Bennie Roux took on the Ultra Trail Cape Town 2016, here is his experience and what happened out there..
Where do I even begin with this report???
Let’s go back 1 year (UTCT 2015), when I had one of my best races ever, apart from leading the race for some stretches I ended up 4th overall only minutes behind the first place.
So I knew Cape Town and her mountain was just as in-love with me as I was with them. I marked UTCT to be my goal race for 2016, but……..
Here follow a long list of excuses, so bear with me or skip to the chapter.
I obliviously thought I was Superman with endless power and endurance and can recover quicker than Flash. Taking on the following races and not just to train but also to race who ever showed up.
My first ever 100 miler (Addo) February 26, this was a big jump for me where I also learned a lot about myself and in hind sight I learnt that one should recover longer from 100 miles than just 7 days.
Did all these races and expected to be in tip top shape, fully recovered and stronger as ever before:
- Two Oceans trail March 25,
- Hobbit Stage Trail April 29,
- Comrades sub 7 hours May 29,
- Kruger2Canyon Stage Trail June 18,
- Houtbay Challenge 68km SA Champs July 23,
- Wolkberg Stage Trail Aug 6,
- Heaven and Hell 5000m elevation October 1,
- Golden Gate Stage Trail October 21,
- Kaapsehoop Road marathon November 5,
- Tough One November 27.
Well, over raced and over trained did get me to 40km in great time and great position and then all my wheels came off at the same time. The extremely hot temperature and humidity also got the best of me going up Karbonkelberg.
I never ever in my life felt so depleted and exhausted. Walking on easy down hills, I knew it was over for me, things can now only just get worse. I felt dehydrated and dizzy. My health is very important to me as I want to continue running until I beat Wally Haywards(Age 80) record for the oldest finisher at Comrades.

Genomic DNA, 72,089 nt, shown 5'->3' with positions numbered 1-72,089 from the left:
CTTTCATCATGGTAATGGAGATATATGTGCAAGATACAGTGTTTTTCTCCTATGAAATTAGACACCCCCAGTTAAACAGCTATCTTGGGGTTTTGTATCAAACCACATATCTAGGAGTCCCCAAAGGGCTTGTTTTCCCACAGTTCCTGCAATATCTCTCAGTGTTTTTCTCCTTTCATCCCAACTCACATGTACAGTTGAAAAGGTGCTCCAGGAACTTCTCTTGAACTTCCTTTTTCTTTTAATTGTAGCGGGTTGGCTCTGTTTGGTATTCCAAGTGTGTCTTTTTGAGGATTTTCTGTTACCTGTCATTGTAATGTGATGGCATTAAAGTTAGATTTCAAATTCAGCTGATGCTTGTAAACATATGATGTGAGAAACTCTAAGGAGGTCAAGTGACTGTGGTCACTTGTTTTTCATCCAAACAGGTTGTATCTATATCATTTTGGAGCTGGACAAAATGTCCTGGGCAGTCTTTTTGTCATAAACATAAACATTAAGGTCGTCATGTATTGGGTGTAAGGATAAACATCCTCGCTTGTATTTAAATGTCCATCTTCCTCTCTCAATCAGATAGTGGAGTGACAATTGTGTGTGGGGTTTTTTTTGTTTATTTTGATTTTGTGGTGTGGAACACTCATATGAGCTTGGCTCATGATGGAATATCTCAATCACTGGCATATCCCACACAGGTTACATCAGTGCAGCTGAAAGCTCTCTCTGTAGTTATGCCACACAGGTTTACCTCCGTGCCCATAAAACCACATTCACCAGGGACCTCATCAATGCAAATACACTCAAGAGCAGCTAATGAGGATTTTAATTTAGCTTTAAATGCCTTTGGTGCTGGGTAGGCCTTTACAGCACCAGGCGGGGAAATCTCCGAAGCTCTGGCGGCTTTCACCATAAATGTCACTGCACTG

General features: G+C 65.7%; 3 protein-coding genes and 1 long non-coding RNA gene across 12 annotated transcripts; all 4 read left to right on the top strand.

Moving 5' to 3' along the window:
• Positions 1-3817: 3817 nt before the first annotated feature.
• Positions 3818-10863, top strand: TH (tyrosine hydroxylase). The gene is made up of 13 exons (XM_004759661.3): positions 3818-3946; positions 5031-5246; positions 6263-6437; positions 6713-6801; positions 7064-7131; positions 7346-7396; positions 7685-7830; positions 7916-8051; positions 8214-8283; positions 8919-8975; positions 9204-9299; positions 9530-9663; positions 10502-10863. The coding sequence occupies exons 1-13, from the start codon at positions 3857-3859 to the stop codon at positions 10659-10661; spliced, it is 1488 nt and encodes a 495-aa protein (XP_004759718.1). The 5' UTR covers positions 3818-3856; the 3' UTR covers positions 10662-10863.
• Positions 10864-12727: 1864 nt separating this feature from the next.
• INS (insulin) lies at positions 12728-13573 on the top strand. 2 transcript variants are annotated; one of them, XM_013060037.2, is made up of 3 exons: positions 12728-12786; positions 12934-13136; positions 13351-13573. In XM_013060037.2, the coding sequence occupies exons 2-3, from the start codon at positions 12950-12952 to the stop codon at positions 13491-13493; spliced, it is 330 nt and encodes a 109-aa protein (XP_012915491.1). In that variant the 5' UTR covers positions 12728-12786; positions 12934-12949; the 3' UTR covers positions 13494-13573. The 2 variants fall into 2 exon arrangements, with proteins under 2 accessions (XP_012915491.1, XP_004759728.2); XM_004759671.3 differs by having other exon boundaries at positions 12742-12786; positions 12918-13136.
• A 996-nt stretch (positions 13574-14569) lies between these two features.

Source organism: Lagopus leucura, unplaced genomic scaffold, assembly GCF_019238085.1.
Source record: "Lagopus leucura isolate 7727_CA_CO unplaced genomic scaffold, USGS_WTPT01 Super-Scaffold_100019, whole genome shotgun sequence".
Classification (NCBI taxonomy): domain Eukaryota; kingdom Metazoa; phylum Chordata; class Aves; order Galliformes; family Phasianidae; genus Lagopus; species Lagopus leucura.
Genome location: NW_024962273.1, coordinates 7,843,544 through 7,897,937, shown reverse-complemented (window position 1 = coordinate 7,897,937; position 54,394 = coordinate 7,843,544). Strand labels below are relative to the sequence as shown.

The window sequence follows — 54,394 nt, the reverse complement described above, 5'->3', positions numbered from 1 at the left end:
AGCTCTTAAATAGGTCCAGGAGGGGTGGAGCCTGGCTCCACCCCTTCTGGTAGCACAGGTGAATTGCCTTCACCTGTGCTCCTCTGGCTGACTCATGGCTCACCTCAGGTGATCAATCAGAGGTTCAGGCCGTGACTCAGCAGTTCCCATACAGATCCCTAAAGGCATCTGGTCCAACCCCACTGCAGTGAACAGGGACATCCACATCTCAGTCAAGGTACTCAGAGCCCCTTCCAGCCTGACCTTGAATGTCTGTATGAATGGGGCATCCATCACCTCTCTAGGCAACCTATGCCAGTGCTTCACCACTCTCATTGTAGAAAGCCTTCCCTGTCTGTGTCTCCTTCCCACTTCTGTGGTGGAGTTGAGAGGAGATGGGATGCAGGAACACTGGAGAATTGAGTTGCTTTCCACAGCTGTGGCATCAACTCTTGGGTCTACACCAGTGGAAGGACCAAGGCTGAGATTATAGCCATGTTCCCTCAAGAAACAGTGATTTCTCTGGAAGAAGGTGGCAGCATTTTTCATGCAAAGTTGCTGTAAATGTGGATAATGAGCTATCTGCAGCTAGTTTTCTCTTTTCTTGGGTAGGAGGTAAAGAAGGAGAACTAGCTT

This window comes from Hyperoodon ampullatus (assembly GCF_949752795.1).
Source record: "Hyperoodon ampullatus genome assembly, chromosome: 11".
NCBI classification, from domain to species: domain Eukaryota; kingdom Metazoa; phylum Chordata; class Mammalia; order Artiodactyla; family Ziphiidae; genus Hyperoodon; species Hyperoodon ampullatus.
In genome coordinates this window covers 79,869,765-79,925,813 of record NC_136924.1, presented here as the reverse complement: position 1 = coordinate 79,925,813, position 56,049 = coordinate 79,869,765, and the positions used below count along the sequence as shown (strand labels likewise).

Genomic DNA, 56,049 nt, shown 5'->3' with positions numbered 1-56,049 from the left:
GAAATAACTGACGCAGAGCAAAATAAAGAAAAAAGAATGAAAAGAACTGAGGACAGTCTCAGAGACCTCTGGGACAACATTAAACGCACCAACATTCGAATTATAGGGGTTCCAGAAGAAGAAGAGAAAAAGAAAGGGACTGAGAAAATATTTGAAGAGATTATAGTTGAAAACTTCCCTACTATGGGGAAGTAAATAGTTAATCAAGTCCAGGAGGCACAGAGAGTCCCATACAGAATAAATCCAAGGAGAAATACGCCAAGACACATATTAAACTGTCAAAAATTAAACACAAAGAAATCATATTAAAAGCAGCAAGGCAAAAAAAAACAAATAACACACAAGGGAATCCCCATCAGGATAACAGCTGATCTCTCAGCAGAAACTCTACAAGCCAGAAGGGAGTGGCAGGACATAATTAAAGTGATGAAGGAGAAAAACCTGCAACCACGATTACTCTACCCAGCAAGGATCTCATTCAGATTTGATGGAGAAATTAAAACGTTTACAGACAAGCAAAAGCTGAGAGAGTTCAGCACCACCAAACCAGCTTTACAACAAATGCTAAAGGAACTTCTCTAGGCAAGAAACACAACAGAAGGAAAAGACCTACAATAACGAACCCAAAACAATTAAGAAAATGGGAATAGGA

Lessons learned from a DNF:
- A DNF does not mean you failed.If you learn from the race and see the DNF as an opportunity to grow stronger, you have succeeded.
- Always, always stick to the plan. This is your race calendar and also your race plan/pace.
- Go into a race confident in your ability to make decisions.Yes, you will reach very, very low points. Yes, you will want to give up. But, if you have reached the level of fitness where you are running a 100-mile race, you have the mental strength to keep going — and, you also have the mental strength to know when to call it. Trust in yourself.
- See running as a gift and a tool that allows you to see and learn about the world and yourself.Don’t limit running to simply finishing or not. Running, and life, is far more beautiful and complex than crossing a finishing line.
- Never lose your love for running.Revisit this love often, and use it to reinforce and balance when things get rough.
- Be very clear about your motivations for running an ultra (or any race for that matter.) Are you hooked on an ego trip? Are you an adrenaline junky? Understanding and being clear about your motivations will frame how you approach a race. They can provide a foundation for clear, logical thinking when you process things at the finish, or in the medic tent.
- Be aware of your strength to choose and decide how you will think and learn from your race – be it a win or otherwise.
- By entering a race, you are choosing to put yourself into the exhilarating unknown.This is awesome and powerful and totally kick ass, so embrace new thoughts, feelings, and lessons as they arrive.
- Be smart about your training and choose your races.Make sure there is enough days to prepare and enough days to recover.
- Understand that the reasons for a race going south are generally related to running faster than your current fitness or conditions allow.Adjusting to conditions, the course, and understanding your body are necessary. This means run smart, and realize your race plan is only as strong as your ability to adapt along the way.
At the end, it was all worth it. The training, the disappointment, the joy around 40 km when I felt invincible, and even the DNF. While lessons such as this one are difficult and challenging to learn, I will started my next training cycle more confident and more sure of my abilities than ever before. The outlook for the 2017 racing season is bright!
So here is how I look at it. DNF = Did Not Finish but is also Did Not Fail. I made it 52 km on a tough course. I learned a lot. I will be back next year and snag a medal.